Terror suspect: Saudis tortured him
Charged with involvement in alleged plot to kill Bush
From Carol Cratty
Ahmed Omar Abu Ali is shown in this sketch from his court appearance February 22.
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ALEXANDRIA, Virginia (CNN) -- A U.S. citizen accused of participating in an alleged al Qaeda plot to assassinate President Bush testified Wednesday he was tortured by Saudi authorities into making confessions after his arrest in 2003.
Ahmed Omar Abu Ali said he confessed to taking part in terror activities only because he was tortured. Those confessions are part of the U.S. government case against him.
"They would strike, and they would say 'confess,'" Abu Ali said at a hearing in a Virginia federal court, referring to Saudi authorities who interrogated him after he was arrested in Medina during an investigation of a terrorist bombing in Riyadh.
It was the first time Abu Ali has spoken in public about what he alleges happened in Saudi Arabia and the charges against him.
Pressed about some of the statements he gave to Saudi interrogators, Abu Ali said, "Many of them are false."
U.S. District Judge Gerald Lee stopped him from elaborating, after the defense objected, saying the hearing had only to do with the interrogation and the circumstances surrounding it.
Abu Ali has pleaded not guilty to charges of conspiring to assassinate Bush and providing material support to terrorists.
His lawyers have filed motions asking Lee to throw out the indictment, alleging Abu Ali was tortured and forced into a confession. The hearing began October 11.
They also claim the government of Saudi Arabia was operating on behalf of the United States when Abu Ali was arrested.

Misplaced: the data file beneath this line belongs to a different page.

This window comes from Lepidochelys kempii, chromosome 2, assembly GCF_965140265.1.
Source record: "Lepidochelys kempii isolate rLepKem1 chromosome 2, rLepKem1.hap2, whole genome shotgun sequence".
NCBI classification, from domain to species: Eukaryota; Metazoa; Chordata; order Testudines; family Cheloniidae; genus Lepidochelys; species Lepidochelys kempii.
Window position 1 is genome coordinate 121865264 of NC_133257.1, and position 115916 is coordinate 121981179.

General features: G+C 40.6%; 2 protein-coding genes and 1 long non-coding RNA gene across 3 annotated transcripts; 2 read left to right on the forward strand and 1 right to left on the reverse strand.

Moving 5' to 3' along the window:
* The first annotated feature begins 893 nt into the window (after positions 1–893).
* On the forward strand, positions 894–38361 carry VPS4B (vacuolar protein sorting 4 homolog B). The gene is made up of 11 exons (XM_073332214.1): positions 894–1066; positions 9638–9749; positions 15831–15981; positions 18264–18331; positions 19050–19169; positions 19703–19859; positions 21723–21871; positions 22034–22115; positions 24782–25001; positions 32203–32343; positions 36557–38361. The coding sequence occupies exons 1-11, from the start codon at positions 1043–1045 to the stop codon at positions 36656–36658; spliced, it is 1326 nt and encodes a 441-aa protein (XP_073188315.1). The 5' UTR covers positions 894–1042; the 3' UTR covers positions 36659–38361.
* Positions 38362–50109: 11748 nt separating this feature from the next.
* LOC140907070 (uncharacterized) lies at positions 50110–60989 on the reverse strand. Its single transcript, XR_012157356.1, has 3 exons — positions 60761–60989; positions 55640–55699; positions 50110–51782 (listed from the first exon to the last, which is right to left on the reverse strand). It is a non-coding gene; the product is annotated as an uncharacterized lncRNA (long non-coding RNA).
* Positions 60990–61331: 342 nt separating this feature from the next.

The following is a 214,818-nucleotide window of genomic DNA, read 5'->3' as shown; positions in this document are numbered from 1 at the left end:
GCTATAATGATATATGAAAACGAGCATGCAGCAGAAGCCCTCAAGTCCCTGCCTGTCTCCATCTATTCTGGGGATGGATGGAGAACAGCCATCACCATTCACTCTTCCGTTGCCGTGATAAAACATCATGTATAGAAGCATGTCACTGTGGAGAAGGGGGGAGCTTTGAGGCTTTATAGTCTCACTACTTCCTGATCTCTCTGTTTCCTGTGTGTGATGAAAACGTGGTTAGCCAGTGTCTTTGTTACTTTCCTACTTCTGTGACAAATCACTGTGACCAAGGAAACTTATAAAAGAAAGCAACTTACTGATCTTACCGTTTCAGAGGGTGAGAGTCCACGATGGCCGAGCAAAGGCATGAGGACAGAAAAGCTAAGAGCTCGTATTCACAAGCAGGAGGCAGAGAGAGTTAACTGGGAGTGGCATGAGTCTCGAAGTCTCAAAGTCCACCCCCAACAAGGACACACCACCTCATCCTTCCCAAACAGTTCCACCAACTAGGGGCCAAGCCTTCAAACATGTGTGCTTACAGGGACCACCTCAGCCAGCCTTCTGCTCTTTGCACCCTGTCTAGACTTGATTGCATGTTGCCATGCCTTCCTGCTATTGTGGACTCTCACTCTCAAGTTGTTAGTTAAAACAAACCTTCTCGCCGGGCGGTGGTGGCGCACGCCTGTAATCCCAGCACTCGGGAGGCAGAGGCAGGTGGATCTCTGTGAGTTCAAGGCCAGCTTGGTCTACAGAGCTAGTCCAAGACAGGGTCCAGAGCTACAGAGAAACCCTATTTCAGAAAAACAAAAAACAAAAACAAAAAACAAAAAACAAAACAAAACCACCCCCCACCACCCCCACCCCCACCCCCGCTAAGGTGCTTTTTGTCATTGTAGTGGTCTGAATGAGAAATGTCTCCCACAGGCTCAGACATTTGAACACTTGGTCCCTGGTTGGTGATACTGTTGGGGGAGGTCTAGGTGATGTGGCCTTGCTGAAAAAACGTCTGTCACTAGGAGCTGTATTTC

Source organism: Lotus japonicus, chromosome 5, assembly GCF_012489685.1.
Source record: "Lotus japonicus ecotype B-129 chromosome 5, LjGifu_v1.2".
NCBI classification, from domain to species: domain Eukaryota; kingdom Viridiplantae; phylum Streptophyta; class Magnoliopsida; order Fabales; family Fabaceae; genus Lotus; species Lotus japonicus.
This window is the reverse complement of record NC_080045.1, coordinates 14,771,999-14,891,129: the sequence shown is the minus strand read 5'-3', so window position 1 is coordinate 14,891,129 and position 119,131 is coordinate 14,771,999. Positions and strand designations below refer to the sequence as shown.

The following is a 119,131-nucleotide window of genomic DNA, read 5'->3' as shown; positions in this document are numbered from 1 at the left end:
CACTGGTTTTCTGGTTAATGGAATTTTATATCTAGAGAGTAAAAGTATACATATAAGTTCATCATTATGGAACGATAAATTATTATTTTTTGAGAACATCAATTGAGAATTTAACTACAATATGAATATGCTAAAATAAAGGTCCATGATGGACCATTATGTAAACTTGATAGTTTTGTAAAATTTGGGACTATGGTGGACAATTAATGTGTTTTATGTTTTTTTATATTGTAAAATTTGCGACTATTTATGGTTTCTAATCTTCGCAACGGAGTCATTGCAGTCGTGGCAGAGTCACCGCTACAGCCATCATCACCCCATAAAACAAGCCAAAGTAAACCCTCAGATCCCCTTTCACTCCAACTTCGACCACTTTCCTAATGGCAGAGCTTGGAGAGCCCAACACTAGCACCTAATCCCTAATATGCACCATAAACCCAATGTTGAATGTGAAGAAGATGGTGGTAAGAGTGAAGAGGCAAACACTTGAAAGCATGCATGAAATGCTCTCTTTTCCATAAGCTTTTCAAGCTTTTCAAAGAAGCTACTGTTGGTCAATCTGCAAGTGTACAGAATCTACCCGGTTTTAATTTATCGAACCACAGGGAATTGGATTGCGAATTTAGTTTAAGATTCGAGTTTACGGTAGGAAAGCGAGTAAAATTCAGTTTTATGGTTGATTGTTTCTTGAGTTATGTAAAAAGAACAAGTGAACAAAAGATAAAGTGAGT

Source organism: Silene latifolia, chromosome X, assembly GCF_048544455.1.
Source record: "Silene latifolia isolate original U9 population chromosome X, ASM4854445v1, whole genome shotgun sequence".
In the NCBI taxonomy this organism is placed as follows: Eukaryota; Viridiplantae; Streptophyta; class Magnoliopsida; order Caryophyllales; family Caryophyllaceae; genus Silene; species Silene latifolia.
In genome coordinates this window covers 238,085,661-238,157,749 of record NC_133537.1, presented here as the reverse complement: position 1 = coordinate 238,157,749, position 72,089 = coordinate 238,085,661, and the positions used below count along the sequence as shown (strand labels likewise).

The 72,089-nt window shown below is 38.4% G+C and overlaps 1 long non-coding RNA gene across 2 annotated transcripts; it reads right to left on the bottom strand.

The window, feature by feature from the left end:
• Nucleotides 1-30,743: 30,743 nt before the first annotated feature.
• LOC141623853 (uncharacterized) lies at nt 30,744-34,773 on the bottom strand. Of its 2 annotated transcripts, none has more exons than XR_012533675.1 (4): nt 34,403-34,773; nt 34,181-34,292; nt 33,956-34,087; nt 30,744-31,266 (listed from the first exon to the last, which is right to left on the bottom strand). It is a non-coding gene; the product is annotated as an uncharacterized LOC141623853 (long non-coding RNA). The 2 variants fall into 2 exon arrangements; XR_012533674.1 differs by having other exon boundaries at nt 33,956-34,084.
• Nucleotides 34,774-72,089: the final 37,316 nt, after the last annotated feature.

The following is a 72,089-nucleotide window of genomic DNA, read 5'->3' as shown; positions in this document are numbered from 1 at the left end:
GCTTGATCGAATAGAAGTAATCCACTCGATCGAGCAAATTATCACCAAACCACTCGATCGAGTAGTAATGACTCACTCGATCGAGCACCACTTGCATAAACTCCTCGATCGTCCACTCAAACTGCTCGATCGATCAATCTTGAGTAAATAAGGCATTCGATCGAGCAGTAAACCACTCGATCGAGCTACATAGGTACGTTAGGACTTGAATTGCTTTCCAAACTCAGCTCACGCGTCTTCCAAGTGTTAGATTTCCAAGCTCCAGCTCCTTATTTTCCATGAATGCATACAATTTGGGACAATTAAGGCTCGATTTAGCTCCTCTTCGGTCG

Prosecutors dispute the torture claims and contend the charges should remain. Unless the judge dismisses the indictment, Abu Ali's trial is set for later this month.
After his arrest, Abu Ali was taken first to Medina and then to Riyadh, where he said one interrogator told him "torture is allowed in national security cases."
Abu Ali testified he initially resisted Saudi pressure to talk, not believing he would be beaten.
"Even though I was afraid, I still had the thought in the back of my mind they wouldn't do this. I am an American," he said.
Suspect tells his side
Wearing a green prison jumpsuit, Abu Ali testified for about three hours Wednesday and maintained his composure throughout most of the questioning.
At the request of the prosecutor, he stood to show where he had allegedly been struck, pointing first to the upper part of his back and then the middle part.
He told the prosecutor that he couldn't remember certain specifics, like the number of times he was struck or the type of instrument used against him.
He said he remembered being handcuffed to the floor and put into a crouch position.
Asked why he didn't just tell Saudi interrogators what they wanted to know, he responded, "I didn't want to talk to them. I had a right to remain silent."
When asked about his state of mind while in Saudi custody, he said, "I was afraid. I felt humiliated. ... I remember I couldn't sleep on my back for the first couple of weeks."
Abu Ali said he did not tell officials from the U.S. consulate who visited him while he was in Saudi custody about the alleged torture because he thought they did not care, and because Saudi authorities were present during those visits.
He said when he told FBI agents later in 2003 that he had been tortured, "they did nothing."
Asked why he told the authorities who brought him back to the United States that he was not tortured, Abu Ali said it was because he did not know where he was being taken.
"At that point I didn't really care. All I cared about was I was going home. I didn't really care about the charges," he said.
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